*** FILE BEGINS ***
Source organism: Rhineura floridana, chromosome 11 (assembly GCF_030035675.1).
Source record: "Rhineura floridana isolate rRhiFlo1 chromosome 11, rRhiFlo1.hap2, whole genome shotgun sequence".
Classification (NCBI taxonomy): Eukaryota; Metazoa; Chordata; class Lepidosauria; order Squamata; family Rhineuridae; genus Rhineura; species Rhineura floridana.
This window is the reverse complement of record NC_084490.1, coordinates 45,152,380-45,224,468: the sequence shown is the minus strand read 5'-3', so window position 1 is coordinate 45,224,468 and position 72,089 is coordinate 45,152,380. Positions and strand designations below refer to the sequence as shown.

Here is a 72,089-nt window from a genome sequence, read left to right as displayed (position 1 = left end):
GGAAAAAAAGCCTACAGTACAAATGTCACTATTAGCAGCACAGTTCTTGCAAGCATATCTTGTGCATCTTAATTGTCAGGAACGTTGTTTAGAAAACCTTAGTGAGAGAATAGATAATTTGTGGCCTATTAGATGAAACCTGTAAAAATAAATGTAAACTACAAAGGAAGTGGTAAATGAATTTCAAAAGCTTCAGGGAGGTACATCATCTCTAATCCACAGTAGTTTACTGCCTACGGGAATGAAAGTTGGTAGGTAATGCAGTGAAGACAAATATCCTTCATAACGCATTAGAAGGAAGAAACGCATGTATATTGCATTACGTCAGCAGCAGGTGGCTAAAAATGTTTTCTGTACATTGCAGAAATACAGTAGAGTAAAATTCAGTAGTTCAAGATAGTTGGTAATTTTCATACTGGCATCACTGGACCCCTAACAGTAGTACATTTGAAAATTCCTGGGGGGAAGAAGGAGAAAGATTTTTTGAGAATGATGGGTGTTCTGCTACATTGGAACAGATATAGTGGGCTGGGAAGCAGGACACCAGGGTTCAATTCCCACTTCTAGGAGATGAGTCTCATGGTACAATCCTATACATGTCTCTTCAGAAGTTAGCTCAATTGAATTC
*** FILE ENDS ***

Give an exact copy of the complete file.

Source organism: Rhineura floridana, chromosome 11 (assembly GCF_030035675.1).
Source record: "Rhineura floridana isolate rRhiFlo1 chromosome 11, rRhiFlo1.hap2, whole genome shotgun sequence".
Classification (NCBI taxonomy): Eukaryota; Metazoa; Chordata; class Lepidosauria; order Squamata; family Rhineuridae; genus Rhineura; species Rhineura floridana.
This window is the reverse complement of record NC_084490.1, coordinates 45,152,380-45,224,468: the sequence shown is the minus strand read 5'-3', so window position 1 is coordinate 45,224,468 and position 72,089 is coordinate 45,152,380. Positions and strand designations below refer to the sequence as shown.

Here is a 72,089-nt window from a genome sequence, read left to right as displayed (position 1 = left end):
GGAAAAAAAGCCTACAGTACAAATGTCACTATTAGCAGCACAGTTCTTGCAAGCATATCTTGTGCATCTTAATTGTCAGGAACGTTGTTTAGAAAACCTTAGTGAGAGAATAGATAATTTGTGGCCTATTAGATGAAACCTGTAAAAATAAATGTAAACTACAAAGGAAGTGGTAAATGAATTTCAAAAGCTTCAGGGAGGTACATCATCTCTAATCCACAGTAGTTTACTGCCTACGGGAATGAAAGTTGGTAGGTAATGCAGTGAAGACAAATATCCTTCATAACGCATTAGAAGGAAGAAACGCATGTATATTGCATTACGTCAGCAGCAGGTGGCTAAAAATGTTTTCTGTACATTGCAGAAATACAGTAGAGTAAAATTCAGTAGTTCAAGATAGTTGGTAATTTTCATACTGGCATCACTGGACCCCTAACAGTAGTACATTTGAAAATTCCTGGGGGGAAGAAGGAGAAAGATTTTTTGAGAATGATGGGTGTTCTGCTACATTGGAACAGATATAGTGGGCTGGGAAGCAGGACACCAGGGTTCAATTCCCACTTCTAGGAGATGAGTCTCATGGTACAATCCTATACATGTCTCTTCAGAAGTTAGCTCAATTGAATTC